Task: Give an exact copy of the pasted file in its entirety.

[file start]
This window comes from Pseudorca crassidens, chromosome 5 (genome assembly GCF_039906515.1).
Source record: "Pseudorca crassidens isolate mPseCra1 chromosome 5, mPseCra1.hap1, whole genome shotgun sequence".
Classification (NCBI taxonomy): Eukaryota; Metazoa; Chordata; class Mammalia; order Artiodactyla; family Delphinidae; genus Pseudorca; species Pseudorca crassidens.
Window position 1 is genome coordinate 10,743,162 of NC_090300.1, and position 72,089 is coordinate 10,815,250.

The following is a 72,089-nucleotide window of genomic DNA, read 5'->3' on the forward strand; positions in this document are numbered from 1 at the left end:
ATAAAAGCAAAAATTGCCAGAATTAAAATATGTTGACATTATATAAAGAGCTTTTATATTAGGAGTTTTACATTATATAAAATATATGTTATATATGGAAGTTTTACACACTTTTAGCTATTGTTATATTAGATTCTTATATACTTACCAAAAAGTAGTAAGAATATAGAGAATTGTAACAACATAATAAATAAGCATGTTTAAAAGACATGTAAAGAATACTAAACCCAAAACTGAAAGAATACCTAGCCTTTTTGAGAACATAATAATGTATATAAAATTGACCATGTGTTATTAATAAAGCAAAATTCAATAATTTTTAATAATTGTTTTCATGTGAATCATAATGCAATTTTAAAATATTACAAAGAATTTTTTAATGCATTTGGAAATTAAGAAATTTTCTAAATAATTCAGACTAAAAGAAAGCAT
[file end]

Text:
This window comes from Pseudorca crassidens, chromosome 5 (genome assembly GCF_039906515.1).
Source record: "Pseudorca crassidens isolate mPseCra1 chromosome 5, mPseCra1.hap1, whole genome shotgun sequence".
Classification (NCBI taxonomy): Eukaryota; Metazoa; Chordata; class Mammalia; order Artiodactyla; family Delphinidae; genus Pseudorca; species Pseudorca crassidens.
Window position 1 is genome coordinate 10,743,162 of NC_090300.1, and position 72,089 is coordinate 10,815,250.

The following is a 72,089-nucleotide window of genomic DNA, read 5'->3' on the forward strand; positions in this document are numbered from 1 at the left end:
ATAAAAGCAAAAATTGCCAGAATTAAAATATGTTGACATTATATAAAGAGCTTTTATATTAGGAGTTTTACATTATATAAAATATATGTTATATATGGAAGTTTTACACACTTTTAGCTATTGTTATATTAGATTCTTATATACTTACCAAAAAGTAGTAAGAATATAGAGAATTGTAACAACATAATAAATAAGCATGTTTAAAAGACATGTAAAGAATACTAAACCCAAAACTGAAAGAATACCTAGCCTTTTTGAGAACATAATAATGTATATAAAATTGACCATGTGTTATTAATAAAGCAAAATTCAATAATTTTTAATAATTGTTTTCATGTGAATCATAATGCAATTTTAAAATATTACAAAGAATTTTTTAATGCATTTGGAAATTAAGAAATTTTCTAAATAATTCAGACTAAAAGAAAGCAT